Privacy veil slapped on Dot CA WHOIS searches

WHOIS searches on .ca domain names are about to get a whole lot less informative.

The Canadian Internet Registration Authority is slapping on new privacy restrictions. The name of the registrant, plus the contact information for sites registered to individuals will no longer be available via WHOIS. That means journalists researching who is behind a site will hit a dead end.  Searches for information on corporate sites will not be affected. Neither will searches of sites not in the dot CA domain.

CIRA says the restrictions are required by federal privacy law and come after a long period of consultation and review. The policy goes into effect June 10.

Information to be suppressed includes (from the website):

  • The name, address, phone number, email, and fax number (if provided) of the Administrative Contact and Technical Contact;
  • The Registrant’s CIRA assigned Registrant number;
  • The name of the Registrant;
  • The CIRA assigned domain number for each domain name registration held by the Registrant;
  • The description field which the Registrant or the Registrant’s Registrar filled out during the registration process describing the Registrant or the Registrant’s business.

    More at 

    More on the policy at

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    Nova Scotia to post restaurant inspections online

    The Nova Scotia government says it will begin to post restaurant health inspections online this summer. The announcement came in the provincial legislature in response to an opposition private members bill to make such postings mandatory. Agriculture Minister Brooke Taylor says the system will post results going back three years, starting from the date the system goes into effect, according to the Halifax Chronicle Herald.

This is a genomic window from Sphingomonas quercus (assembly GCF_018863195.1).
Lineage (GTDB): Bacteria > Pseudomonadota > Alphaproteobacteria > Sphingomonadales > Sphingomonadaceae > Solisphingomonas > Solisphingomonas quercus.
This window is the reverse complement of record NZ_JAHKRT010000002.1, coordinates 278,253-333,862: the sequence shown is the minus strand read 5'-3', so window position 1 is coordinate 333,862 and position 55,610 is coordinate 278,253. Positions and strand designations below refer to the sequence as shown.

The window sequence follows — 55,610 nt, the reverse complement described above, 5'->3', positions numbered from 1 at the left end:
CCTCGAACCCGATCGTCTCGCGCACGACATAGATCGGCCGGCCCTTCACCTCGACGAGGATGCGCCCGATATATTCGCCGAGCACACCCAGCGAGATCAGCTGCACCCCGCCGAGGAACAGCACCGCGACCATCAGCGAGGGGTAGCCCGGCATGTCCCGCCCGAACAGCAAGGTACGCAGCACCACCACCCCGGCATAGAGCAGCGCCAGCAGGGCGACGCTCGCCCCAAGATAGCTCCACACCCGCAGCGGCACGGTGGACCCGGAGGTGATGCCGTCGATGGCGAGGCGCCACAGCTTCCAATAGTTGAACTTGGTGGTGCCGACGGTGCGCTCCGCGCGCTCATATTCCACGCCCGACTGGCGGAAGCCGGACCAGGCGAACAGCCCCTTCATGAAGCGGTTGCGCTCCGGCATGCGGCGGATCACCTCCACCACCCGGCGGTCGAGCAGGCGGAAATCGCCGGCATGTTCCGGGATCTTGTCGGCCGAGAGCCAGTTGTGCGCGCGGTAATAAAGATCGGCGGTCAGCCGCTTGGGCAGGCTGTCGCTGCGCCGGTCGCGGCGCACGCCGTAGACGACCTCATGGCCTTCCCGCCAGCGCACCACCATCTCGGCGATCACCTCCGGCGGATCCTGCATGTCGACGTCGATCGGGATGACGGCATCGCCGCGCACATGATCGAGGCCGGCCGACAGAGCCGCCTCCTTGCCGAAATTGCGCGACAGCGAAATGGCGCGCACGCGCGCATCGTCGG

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    Much Ado about CAIRS

    The decision by Ottawa to scrap its CAIRS system for tracking access to information requests has caused one of those passing flaps on the Hill. But is the move a real threat to openness? I’m not sure, because it doesn’t appear there’s been much openness to threaten lately. 
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    Citizen analysis shows Liberals fail to vote a third of the time

    Ottawa Citizen reporter Glen McGregor once again showed why he’s one of the best CAR reporters in the country with his analysis of House of Commons votes by the Liberal opposition.

    McGregor downloaded electronic copies of the house journals, which record such matters as votes. He then extracted the vote information into a database to discover that Liberal MPs, on average, had participated in just 64 per cent of votes.

    Liberal Leader Stéphane Dion participated in just a third of votes, the Citizen reported.

    The Liberals have been finding every way possible to avoid defeating the Conservative government of Stephen Harper, and thus forcing an election.